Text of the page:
Which beer should I never drink?

The beer and its shelf life

Heavily hopped beers and the shelf life

Sometimes it is recommended that heavily hopped beer such as Pils or IPA should be consumed faster than the best-before date indicates. The high proportion of hops, thanks to its antibacterial effect, ensures that the beer itself has a longer shelf life. But the essential oils it contains, which give the beer a flowery and fruity sensory feel, are not. Then the beer tastes bitter. To avoid this, these types of beer with a lot of hops should be drunk as soon as possible - even if they would have a longer shelf life.

Durable and suitable for storage: malty beers with a lot of alcohol

Malty beers and especially beers with a high alcohol content have a particularly long shelf life and are even suitable for storage. The malty taste can develop into interesting aromatic nuances over time. Beers with a high alcohol content like strong beers or bock beers can get even better over the years if they are stored properly. Because over time, aging notes develop like sherry, berries, caramel or whiskey, which give the beer a completely new quality. It's worth the wait. These so-called "vintage" beers are even highly traded as matured beers and - like a matured wine - are a welcome treat among connoisseurs.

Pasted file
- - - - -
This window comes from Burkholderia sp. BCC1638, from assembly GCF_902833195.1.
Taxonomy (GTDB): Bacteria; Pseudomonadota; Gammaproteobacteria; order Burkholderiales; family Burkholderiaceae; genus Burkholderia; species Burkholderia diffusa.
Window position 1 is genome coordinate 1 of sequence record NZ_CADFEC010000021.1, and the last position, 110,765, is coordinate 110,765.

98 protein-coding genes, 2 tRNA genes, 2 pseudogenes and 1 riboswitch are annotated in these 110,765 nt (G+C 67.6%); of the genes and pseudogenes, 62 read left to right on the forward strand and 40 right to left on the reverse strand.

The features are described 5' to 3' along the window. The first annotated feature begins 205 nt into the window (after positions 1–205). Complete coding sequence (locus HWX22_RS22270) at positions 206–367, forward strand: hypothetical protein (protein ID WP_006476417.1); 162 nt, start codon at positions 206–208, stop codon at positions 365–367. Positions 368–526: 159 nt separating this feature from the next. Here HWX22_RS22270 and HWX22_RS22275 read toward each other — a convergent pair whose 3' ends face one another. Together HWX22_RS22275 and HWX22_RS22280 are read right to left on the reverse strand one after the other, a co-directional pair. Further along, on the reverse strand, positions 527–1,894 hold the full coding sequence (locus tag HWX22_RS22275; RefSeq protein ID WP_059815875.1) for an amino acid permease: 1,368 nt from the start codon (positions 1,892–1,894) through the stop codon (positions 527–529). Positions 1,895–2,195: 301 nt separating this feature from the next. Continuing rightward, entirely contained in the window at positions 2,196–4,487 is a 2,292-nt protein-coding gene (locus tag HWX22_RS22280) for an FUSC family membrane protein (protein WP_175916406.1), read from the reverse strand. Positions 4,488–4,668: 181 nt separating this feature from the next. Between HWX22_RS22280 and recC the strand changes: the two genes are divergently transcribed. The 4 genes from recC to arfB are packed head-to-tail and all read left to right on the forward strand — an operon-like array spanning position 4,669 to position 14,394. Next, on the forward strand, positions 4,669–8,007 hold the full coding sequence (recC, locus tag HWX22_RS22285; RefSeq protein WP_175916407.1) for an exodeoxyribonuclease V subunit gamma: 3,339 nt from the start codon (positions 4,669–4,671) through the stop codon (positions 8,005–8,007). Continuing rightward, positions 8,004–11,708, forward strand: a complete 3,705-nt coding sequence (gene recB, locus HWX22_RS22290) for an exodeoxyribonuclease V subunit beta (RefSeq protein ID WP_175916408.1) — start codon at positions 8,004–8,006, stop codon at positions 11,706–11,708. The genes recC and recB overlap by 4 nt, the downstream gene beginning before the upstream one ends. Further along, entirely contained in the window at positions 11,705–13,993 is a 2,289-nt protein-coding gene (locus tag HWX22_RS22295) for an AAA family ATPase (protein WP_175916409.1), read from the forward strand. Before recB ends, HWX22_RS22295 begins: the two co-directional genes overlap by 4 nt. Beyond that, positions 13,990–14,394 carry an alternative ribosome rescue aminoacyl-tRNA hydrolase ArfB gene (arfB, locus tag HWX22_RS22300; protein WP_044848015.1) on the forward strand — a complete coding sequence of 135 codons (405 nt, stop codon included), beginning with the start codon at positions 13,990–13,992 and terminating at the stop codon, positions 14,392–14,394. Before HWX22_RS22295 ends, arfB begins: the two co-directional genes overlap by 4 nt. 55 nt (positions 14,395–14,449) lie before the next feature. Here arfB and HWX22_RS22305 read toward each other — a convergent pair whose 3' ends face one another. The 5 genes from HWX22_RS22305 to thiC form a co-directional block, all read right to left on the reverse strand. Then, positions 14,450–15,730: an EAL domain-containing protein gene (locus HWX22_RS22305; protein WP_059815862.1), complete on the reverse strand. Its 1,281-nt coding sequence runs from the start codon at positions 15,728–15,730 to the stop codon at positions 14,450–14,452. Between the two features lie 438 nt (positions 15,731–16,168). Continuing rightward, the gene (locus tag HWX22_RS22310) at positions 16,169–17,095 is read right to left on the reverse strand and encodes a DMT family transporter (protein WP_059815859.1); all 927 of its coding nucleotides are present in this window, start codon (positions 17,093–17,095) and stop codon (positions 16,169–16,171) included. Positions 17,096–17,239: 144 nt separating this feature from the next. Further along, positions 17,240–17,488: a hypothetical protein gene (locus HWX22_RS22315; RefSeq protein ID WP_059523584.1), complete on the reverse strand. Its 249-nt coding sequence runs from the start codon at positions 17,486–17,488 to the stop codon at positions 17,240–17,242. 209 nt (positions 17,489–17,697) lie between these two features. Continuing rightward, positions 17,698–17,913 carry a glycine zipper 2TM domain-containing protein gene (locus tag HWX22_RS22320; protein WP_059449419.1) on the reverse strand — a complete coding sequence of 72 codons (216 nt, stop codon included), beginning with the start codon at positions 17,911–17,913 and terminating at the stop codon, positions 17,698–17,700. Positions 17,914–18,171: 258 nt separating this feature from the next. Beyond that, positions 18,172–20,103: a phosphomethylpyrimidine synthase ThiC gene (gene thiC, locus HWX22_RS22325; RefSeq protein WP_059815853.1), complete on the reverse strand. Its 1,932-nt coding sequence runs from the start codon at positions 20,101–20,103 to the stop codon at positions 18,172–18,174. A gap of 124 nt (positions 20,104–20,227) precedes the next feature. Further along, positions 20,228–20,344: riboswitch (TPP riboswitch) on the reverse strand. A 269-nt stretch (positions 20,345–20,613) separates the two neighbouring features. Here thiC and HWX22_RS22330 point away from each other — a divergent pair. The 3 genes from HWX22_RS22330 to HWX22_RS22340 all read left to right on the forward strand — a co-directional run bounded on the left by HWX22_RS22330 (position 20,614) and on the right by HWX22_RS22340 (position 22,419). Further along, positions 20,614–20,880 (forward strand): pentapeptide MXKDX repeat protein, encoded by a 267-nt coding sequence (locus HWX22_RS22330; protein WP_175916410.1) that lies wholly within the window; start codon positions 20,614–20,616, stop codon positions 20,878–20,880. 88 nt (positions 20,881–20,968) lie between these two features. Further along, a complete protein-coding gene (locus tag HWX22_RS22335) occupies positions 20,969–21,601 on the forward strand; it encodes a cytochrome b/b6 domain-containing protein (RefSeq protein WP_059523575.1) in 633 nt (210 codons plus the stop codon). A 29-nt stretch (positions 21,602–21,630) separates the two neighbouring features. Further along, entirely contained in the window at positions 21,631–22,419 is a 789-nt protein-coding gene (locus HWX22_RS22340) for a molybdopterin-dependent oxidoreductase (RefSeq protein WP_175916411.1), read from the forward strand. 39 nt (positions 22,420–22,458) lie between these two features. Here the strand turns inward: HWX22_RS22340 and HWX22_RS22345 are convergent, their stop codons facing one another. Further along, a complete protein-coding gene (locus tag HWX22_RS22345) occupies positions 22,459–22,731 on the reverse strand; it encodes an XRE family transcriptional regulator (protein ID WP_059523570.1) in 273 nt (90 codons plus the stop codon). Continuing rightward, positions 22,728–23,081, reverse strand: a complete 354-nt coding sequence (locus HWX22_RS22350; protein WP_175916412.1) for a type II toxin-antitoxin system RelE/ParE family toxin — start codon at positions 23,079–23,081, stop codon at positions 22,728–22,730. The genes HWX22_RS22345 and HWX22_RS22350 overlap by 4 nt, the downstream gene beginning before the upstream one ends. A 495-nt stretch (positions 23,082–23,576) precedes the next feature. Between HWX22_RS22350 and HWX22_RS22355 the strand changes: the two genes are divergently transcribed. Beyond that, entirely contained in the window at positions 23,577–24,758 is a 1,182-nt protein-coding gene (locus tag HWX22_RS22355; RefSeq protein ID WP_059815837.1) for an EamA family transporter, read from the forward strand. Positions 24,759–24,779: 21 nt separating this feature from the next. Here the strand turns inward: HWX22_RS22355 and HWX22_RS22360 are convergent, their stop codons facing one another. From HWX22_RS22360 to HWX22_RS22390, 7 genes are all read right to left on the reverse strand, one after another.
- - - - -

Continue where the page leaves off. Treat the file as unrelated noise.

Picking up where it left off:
What about non-alcoholic beers or craft beer?

Logically, non-alcoholic or low-alcohol beers have a shorter shelf life than beers with a higher alcohol content, as alcohol has a preservative effect. With non-alcoholic beer, light beer or mixed beer drinks, you should always pay attention to the best before date. If it is exceeded, the odor after opening or a check for small flakes, which could be mold, help further.

Craft beer is a specialty in itself. These beers should be as original as possible and are therefore usually untreated. They can become acidic from lactic acid infections, which greatly changes the taste. Sometimes, however, this is desirable, even if the so-called “sour beer” is not for everyone.

The influence of the manufacturing processes on the shelf life of beer

When it comes to the shelf life of beer, both the type and the manufacturing process are important. Pasteurized beers or beers from which yeast and proteins have been removed before bottling have a longer shelf life than unfiltered beers. However, yeast and proteins are also the flavor carriers in beer. Without these flavor carriers - and also through too much heat - the beer loses its full-bodiedness - a price for longer shelf life, which is particularly important for beers for export.